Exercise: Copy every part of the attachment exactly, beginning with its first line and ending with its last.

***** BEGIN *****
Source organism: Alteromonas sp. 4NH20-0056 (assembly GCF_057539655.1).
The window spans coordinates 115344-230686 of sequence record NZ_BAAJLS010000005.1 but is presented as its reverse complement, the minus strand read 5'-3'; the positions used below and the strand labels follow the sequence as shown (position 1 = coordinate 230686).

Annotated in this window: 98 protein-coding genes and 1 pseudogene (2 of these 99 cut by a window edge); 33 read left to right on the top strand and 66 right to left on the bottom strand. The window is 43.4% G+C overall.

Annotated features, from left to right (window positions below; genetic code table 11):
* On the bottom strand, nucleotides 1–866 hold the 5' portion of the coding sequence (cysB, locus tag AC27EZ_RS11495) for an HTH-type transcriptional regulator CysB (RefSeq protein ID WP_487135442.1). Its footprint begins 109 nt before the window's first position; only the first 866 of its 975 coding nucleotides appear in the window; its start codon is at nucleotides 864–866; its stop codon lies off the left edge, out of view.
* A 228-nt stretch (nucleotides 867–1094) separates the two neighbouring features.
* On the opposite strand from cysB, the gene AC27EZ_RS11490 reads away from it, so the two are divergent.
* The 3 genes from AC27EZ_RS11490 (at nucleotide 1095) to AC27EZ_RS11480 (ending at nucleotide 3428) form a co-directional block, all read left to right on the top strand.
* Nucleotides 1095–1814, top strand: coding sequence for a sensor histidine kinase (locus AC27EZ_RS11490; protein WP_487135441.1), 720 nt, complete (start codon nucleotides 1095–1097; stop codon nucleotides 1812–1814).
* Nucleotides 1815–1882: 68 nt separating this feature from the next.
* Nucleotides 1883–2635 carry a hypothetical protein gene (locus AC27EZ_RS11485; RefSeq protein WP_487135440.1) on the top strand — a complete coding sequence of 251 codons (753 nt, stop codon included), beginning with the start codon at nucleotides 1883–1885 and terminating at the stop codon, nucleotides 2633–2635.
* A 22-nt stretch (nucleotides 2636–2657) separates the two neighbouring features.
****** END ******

Source organism: Alteromonas sp. 4NH20-0056 (assembly GCF_057539655.1).
The window spans coordinates 115344-230686 of sequence record NZ_BAAJLS010000005.1 but is presented as its reverse complement, the minus strand read 5'-3'; the positions used below and the strand labels follow the sequence as shown (position 1 = coordinate 230686).

Annotated in this window: 98 protein-coding genes and 1 pseudogene (2 of these 99 cut by a window edge); 33 read left to right on the top strand and 66 right to left on the bottom strand. The window is 43.4% G+C overall.

Annotated features, from left to right (window positions below; genetic code table 11):
* On the bottom strand, nucleotides 1–866 hold the 5' portion of the coding sequence (cysB, locus tag AC27EZ_RS11495) for an HTH-type transcriptional regulator CysB (RefSeq protein ID WP_487135442.1). Its footprint begins 109 nt before the window's first position; only the first 866 of its 975 coding nucleotides appear in the window; its start codon is at nucleotides 864–866; its stop codon lies off the left edge, out of view.
* A 228-nt stretch (nucleotides 867–1094) separates the two neighbouring features.
* On the opposite strand from cysB, the gene AC27EZ_RS11490 reads away from it, so the two are divergent.
* The 3 genes from AC27EZ_RS11490 (at nucleotide 1095) to AC27EZ_RS11480 (ending at nucleotide 3428) form a co-directional block, all read left to right on the top strand.
* Nucleotides 1095–1814, top strand: coding sequence for a sensor histidine kinase (locus AC27EZ_RS11490; protein WP_487135441.1), 720 nt, complete (start codon nucleotides 1095–1097; stop codon nucleotides 1812–1814).
* Nucleotides 1815–1882: 68 nt separating this feature from the next.
* Nucleotides 1883–2635 carry a hypothetical protein gene (locus AC27EZ_RS11485; RefSeq protein WP_487135440.1) on the top strand — a complete coding sequence of 251 codons (753 nt, stop codon included), beginning with the start codon at nucleotides 1883–1885 and terminating at the stop codon, nucleotides 2633–2635.
* A 22-nt stretch (nucleotides 2636–2657) separates the two neighbouring features.